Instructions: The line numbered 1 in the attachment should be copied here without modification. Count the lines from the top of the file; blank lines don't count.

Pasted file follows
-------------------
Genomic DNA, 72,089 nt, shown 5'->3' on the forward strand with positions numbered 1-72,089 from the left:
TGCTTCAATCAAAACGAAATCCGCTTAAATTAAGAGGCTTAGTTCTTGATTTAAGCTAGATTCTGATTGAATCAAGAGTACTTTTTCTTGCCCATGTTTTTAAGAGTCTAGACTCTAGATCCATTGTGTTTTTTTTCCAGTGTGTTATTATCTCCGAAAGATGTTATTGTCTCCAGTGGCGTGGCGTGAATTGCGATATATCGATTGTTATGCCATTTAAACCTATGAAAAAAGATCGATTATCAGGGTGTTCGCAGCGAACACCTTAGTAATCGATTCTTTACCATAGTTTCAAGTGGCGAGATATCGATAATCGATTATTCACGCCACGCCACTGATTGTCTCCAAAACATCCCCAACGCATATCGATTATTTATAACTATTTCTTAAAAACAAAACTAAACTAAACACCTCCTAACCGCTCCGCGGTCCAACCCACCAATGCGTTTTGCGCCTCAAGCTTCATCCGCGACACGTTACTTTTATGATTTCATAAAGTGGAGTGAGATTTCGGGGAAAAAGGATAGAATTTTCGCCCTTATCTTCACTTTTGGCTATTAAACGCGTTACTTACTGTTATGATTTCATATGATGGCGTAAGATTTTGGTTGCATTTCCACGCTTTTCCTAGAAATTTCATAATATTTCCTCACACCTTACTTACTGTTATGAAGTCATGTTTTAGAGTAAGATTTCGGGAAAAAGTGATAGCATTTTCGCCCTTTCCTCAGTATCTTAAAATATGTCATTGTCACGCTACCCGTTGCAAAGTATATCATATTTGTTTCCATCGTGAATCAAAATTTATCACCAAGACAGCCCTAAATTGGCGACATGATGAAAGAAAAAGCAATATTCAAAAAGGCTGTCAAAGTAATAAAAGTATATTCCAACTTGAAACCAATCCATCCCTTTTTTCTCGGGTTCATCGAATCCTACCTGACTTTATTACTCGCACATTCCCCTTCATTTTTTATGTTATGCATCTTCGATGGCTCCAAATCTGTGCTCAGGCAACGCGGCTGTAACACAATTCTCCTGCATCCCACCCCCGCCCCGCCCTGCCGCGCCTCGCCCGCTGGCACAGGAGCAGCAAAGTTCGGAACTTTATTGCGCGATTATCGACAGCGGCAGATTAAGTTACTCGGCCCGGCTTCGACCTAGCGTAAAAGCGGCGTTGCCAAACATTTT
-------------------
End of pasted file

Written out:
Genomic DNA, 72,089 nt, shown 5'->3' on the forward strand with positions numbered 1-72,089 from the left: